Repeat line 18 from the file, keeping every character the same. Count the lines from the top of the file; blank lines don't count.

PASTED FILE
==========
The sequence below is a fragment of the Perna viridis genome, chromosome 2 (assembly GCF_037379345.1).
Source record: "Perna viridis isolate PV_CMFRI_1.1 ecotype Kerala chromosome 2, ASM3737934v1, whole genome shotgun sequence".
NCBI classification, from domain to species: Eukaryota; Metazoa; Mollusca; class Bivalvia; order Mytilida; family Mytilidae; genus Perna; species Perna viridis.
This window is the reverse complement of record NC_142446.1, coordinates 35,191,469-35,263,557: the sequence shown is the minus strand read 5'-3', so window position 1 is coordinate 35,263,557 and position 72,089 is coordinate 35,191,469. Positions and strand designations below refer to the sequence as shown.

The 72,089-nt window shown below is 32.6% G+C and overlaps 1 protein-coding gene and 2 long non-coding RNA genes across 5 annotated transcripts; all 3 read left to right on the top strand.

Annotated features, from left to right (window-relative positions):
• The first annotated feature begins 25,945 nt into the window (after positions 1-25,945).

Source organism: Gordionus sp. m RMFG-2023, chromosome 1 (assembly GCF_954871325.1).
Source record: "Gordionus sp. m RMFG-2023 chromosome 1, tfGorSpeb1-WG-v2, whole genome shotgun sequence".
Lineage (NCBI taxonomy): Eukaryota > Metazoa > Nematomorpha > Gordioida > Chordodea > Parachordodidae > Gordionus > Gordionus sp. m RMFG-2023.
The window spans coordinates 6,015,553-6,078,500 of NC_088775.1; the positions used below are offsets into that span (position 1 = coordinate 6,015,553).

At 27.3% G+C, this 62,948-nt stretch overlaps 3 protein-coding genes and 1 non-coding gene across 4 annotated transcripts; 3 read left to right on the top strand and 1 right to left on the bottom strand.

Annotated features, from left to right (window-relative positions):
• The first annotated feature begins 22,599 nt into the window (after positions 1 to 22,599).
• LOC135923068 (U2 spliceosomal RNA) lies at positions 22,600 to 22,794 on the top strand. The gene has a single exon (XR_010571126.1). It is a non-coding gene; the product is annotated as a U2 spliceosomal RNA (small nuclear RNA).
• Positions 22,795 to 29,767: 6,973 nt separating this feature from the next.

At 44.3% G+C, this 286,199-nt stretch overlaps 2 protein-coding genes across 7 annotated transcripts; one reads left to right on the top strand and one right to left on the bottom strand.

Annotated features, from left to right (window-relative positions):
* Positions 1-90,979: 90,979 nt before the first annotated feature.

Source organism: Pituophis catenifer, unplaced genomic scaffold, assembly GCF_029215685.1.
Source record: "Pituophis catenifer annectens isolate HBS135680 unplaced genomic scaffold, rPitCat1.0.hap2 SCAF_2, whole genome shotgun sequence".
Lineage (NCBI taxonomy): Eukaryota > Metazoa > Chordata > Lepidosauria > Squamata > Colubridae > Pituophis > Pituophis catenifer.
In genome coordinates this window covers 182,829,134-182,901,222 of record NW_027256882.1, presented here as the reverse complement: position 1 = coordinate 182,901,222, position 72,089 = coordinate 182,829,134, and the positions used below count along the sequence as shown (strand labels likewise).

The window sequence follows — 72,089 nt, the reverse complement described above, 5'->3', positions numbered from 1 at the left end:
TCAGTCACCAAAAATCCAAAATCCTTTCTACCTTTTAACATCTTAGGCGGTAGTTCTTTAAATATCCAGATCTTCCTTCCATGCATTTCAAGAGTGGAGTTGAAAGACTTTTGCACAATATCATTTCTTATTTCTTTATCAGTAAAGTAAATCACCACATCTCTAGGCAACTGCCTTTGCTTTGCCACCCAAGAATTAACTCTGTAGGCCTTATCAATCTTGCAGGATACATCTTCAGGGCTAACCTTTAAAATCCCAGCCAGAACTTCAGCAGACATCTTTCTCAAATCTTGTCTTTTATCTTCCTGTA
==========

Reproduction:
Annotated features, from left to right (window-relative positions):